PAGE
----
Sunday, November 9, 2014

New Mexico Raptors

Raptors are birds of prey, the ones who swoop down and snatch a fish out of the water or a mouse from a field. They all have sharp talons used for the snatching, along with a hooked beak for eating their prey, plus great eyesight to see their dinner from high above. These birds include eagles, ospreys, hawks, owls, falcons, as well as the turkey vulture.

I've been at Pancho Villa State Park in New Mexico and noticed a poster on the bulletin board, a program about these birds, with an up-close introduction to some of them. The woman who was handling the birds and giving the presentation is a wildlife educator and has adopted these birds because they had handicaps that prevented their release back to the wild after healing. Two of the birds had lost an eye and two had wing problems and couldn't fly properly, all of which seriously prevented them from successfully living on their own. Permits are necessary to legally handle any of these birds.

The first bird out of his wooden box was a Great Horned Owl, a magnificant animal with big round eyes. The little tufts on his head that look like ears are not - she explained that they are mood indicators, if they're upright, he's not stressed or nervous. If he lays them down, he's not happy. This bird can turn his head around 260 degrees, and kept looking around the room at everyone and everything.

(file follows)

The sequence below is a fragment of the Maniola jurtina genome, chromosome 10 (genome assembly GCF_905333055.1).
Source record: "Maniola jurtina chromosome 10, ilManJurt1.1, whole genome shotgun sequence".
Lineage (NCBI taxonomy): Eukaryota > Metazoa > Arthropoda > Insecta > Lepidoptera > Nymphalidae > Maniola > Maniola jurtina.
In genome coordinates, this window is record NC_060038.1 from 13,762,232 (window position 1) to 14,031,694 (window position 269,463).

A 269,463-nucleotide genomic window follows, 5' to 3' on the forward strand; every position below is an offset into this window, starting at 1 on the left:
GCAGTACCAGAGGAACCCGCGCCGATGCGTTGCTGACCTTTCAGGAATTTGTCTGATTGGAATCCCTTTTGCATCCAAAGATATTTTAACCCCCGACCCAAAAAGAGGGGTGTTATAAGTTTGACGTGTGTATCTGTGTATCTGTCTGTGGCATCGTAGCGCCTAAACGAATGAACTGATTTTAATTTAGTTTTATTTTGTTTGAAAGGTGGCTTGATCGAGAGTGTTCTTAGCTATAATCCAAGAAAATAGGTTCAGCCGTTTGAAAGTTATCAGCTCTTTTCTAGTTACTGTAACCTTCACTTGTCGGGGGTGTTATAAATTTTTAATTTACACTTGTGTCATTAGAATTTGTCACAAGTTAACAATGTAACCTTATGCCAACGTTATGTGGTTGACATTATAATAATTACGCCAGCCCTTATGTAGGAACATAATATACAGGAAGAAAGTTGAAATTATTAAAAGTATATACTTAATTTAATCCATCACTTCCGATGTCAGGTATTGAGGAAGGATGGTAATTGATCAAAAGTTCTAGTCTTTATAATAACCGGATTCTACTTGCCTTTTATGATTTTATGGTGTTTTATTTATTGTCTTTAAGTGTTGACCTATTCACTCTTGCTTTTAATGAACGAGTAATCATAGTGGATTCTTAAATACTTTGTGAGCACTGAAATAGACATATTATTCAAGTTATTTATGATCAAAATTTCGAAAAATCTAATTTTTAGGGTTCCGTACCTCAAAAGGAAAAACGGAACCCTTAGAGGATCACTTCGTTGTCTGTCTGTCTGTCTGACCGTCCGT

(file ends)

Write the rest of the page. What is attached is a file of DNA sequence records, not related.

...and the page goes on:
The Red Tailed Hawk was next to be presented, very pretty bird. I had seen one last month on a hike through a canyon. I had heard a bird call, looked up to see a bird soaring from the cliff and could tell it was a hawk. Since the light was just right, could tell that the tail was a reddish color. It was a real treat to see this one so close.

I would imagine everyone has seen a Turkey Vulture. They clean up road kill, but sometimes they have to find their own food and soar through the air looking for something tasty on the ground. They got their name because their heads are red, while their feathers are black.

The last specimen was my favorite, maybe second after the owl. She was a Swainson's Hawk ands he seemed to have more personality than the others. She kept opening his wings and looking around at everyone. Her coloring was very pretty, she was more animated than the others and seemed to have a friendly, outgoing personality. She was also the oldest one at 20 years old. These birds all looked quite large, but none of them weighed over 4 pounds.


We all learned new facts about birds during this presentation. The old advice about not touching a baby bird out of the nest is not true - the mother can't tell if it has been handled. If it can be safely put back in the nest, it would be best. Otherwise, try to locate it safely as close to the nest as possible.


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